Creativity and playful learning

Hodge et al. (2009), in conceptualising the ‘student as scholar’ model of learning in higher education, argue that curriculum design across programmes should progress: 

“…from an instructional paradigm that emphasises telling students what they need to know, to a learning paradigm that emphasises inquiry in shaping how students learn what they need to know within the traditional academic context, and culminating in a discovery paradigm that encourages students to seek and discover new knowledge, emphasising inquiry with no boundaries.”  

For students to move across these paradigms they must be open to experiment and challenge – they are required to take risks, overcome fear of failure and subdue extrinsic goal-oriented behaviours. Creative pedagogies can play a role in supporting students to engage in a more independent and critical approach to knowledge creation. 

Defining creativity and creaive pedagogies

Our starting point is a notion of creativity as the ability to transcend traditional ideas, rules, patterns, relationships, and to create meaningful new ideas, forms, methods, interpretations. Additionally, we assume that whilst creativity involves cognitive processes, as human beings those processes are experienced as embodied selves and through all our senses (James and Brookfield, 2014).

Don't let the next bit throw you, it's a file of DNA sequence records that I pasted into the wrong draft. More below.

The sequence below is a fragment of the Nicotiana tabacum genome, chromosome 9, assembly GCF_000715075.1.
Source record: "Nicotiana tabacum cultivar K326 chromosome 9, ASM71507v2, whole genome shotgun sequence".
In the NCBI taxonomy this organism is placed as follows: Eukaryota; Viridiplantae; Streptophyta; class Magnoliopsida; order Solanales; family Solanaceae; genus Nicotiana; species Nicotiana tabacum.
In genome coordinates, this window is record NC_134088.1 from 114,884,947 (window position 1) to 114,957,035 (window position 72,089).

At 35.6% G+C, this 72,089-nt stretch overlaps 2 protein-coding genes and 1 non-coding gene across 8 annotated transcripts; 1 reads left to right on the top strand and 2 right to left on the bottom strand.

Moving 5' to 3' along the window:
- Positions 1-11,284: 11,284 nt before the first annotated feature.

In relation to curriculum design and enhancement it is important to consider how different teaching and learning activities might stimulate creativity, both that of our students and our own. Current developments at LSE focus on: 

  • Arts-based pedagogies including use of image, both still and moving; poetry and creative writing; and, theatre and improvisations 
  • Simulations and games
  • Object-based learning


The role of playful learning

Creative pedagogies community of practice 

The purpose of the creative pedagogies community of practice is to bring together colleagues interested in developing their practice in relation to creative pedagogies and/or playful learning. 

To support the development of new projects in these areas and to facilitate practice-sharing across the School, we have created a Teams site. Through this site we can share resources, ideas, and funding opportunities. We can also promote relevant workshops/seminars/conferences being held within the School and across the sector.  

If you would like to join this community of practice, you can do so by requesting access to the Teams site or by emailing either Jenni Carr ( or Alex Spiers ( 


Hodge, D, Haynes, C, LePore, P, Pasquesi, K, and Hirsh, M (2008) From inquiry to discovery: developing the student as scholar in a networked world, Keynote address, Learning Through Enquiry Alliance Inquiry in a Networked World Conference, June 25-27, University of Sheffield, Available online: Accessed 16.08.17 

James, A and Brookfield, S.D (2014) Engaging Imagination: Helping Students Become Creative and Reflective Thinkers, San Francisco, CA, Jossey-Boss.